Confronting the Fear of Aging

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Confronting the fear of aging

An ancient monastic story tells of the holy one who asked his disciples a question about life. “Tell me which is greater,” he said to them, “wisdom or action?” And the disciples answered, “Why, it’s action, of course. What good is wisdom without action?” But the holy one answered, “Ah, yes… but what good is action that comes from an unenlightened heart?”

Stories like this challenge modern thought to the center of the soul. We can forget that every stage of life has both purpose and gift. For the young, the purpose is growth and the gift is possibility—the young give us hope. For the middle aged, the purpose of life lies in generativity and the gift is responsibility—the middle-aged give us direction. But to the older generation, we look beyond the stages of public action for experience and the gift of reflection. As the philosopher Arthur Schopenhauer said, “The first forty years give us the text; the next thirty supply the commentary on it.” Or, so we tell ourselves… But, somewhere along the way, something seems to have shifted. In the world as we experience it now, the elders disappear quickly from the public stage, the middle-aged bear the burden of the system, and the young are the focus of attention. …

The fact is that there is nothing a youth-centered culture needs more than it needs its elders. If ever we are meant to have a real role in life, it is surely now. It is precisely at this stage in life that we discover that our real purpose in life is to understand it, and then to pass that wisdom on. … Youth without insights risks action without wisdom.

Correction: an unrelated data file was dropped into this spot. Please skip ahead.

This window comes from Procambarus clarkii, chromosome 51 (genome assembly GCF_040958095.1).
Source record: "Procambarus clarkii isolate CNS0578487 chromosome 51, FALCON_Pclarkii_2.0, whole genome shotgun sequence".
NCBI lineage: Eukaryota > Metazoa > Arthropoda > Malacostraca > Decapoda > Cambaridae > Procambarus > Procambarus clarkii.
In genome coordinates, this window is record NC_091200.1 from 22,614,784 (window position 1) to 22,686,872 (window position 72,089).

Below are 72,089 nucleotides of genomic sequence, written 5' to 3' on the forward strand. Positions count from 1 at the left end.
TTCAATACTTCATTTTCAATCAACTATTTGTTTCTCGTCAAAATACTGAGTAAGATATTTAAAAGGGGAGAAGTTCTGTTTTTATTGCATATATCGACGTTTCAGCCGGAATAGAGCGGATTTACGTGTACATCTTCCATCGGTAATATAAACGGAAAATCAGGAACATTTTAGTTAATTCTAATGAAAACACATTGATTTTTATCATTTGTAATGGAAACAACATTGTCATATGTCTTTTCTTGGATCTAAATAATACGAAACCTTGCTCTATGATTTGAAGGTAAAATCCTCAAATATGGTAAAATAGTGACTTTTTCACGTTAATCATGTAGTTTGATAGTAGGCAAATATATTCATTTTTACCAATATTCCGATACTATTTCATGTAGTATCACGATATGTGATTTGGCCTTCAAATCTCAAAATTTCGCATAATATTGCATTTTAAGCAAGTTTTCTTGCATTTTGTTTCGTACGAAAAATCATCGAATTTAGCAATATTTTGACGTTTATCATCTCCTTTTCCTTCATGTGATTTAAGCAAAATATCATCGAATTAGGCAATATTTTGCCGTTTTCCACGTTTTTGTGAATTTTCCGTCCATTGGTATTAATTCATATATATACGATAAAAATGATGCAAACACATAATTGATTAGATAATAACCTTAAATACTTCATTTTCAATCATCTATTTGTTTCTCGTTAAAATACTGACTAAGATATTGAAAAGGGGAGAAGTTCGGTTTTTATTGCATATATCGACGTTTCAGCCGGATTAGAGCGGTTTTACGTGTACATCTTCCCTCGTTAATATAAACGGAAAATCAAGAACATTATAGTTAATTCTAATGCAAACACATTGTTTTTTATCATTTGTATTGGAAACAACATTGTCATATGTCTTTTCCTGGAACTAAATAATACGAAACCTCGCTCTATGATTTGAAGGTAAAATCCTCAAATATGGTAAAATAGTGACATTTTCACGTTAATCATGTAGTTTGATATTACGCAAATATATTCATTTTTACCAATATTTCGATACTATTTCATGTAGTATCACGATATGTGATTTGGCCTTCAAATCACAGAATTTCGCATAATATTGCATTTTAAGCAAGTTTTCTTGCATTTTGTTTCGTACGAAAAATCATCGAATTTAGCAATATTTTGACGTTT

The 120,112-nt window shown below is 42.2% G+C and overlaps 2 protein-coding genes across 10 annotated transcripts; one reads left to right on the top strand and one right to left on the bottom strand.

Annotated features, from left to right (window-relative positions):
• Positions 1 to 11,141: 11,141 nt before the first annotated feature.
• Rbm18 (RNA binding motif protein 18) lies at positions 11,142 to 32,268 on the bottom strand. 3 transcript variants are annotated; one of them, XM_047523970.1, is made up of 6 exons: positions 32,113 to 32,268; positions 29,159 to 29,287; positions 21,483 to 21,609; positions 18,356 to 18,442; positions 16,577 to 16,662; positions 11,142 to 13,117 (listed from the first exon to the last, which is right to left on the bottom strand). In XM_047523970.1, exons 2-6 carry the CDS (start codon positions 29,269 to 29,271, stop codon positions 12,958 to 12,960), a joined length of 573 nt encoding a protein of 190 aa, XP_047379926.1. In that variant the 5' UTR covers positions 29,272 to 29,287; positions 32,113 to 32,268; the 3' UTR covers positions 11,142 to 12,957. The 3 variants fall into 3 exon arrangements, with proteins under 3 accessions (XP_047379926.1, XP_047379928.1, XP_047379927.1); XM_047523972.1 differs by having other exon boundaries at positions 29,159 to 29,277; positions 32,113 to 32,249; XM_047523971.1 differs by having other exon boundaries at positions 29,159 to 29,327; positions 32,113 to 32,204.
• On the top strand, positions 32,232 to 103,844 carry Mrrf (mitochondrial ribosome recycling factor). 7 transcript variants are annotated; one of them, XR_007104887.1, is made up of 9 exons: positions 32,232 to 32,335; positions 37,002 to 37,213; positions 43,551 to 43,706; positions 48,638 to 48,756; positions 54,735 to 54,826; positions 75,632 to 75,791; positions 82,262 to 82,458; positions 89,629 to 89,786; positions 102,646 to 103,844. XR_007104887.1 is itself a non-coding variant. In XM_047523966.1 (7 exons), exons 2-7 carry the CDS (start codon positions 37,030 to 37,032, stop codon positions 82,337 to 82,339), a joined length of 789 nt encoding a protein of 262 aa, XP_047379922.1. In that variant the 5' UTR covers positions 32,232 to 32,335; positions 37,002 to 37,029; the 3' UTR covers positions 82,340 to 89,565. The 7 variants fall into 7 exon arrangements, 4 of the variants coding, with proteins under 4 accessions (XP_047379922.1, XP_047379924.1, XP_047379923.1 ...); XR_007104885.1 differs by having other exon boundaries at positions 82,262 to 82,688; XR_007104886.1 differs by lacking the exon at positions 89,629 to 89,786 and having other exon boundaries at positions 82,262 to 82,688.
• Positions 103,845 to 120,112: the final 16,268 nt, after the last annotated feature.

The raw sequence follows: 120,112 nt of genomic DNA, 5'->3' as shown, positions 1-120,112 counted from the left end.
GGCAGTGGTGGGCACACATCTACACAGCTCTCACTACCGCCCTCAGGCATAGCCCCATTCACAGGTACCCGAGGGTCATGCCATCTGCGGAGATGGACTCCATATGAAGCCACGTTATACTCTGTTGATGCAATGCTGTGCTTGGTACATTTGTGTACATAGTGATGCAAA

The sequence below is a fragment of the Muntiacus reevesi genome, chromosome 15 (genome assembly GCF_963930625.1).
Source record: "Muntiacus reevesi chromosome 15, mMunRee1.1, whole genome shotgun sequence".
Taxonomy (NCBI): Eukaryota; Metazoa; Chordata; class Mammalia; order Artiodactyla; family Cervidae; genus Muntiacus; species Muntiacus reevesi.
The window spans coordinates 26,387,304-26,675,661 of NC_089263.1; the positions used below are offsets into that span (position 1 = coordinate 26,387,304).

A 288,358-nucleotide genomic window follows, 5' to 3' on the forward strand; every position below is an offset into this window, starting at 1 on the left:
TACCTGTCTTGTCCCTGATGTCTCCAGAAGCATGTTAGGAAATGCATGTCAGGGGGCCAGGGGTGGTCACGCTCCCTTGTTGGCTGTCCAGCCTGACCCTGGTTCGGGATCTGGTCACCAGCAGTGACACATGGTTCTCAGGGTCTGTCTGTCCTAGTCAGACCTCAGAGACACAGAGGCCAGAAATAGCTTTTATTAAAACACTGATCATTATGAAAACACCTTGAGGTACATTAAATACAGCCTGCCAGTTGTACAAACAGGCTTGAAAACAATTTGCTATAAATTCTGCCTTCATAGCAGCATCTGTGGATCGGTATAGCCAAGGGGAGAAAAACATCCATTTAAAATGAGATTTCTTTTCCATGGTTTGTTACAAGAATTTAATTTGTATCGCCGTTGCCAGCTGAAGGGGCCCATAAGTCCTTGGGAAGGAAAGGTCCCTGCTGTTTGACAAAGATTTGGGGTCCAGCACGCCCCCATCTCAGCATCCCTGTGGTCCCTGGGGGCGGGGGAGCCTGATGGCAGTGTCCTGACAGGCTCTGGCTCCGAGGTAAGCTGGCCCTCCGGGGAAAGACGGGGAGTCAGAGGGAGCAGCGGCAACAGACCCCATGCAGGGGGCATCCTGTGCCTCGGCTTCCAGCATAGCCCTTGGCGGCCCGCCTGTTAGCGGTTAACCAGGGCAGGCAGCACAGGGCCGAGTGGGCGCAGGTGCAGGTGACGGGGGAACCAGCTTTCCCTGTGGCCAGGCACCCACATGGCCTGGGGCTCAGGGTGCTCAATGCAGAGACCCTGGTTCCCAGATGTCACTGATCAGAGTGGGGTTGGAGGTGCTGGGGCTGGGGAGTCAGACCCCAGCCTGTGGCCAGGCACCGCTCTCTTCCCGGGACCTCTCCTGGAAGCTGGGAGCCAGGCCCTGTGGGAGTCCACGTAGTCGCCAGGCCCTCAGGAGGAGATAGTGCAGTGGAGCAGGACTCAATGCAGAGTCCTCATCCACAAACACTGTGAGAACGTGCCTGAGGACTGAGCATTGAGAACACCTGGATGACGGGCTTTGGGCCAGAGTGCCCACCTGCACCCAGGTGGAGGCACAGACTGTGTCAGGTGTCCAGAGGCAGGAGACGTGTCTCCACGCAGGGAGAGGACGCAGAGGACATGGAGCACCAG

Elders have things to give that no other segment of society can possibly match and, in the giving of them, come to see the past newly and the future with new faith. They come to know that the future, whatever it is, is not to be feared. What elders have to give a world worshipping at the shrine of newness and energy is memory, experience, objectivity, wisdom, and vision. They know now what really matters, what life is really about—beyond body-building, money-making, and social standing. …

It is the perspective that comes with age that sees failures as the beginning of growth… and it is spiritual persons who come to appreciate the depths of life more than the cosmetics. When we learn to value experience rather than to avoid it, when we value life more than we do the approval of the social police we harbor in our heads, then we are ready to go on growing. More than that, we are ready to be the role models of the generations coming after us. By living fully and well, we can be an antidote to a society that thinks that being high is the only way to be happy.

—“Confronting the Fear of Aging,” by Joan Chittister. CareNotes, Abbey Press.

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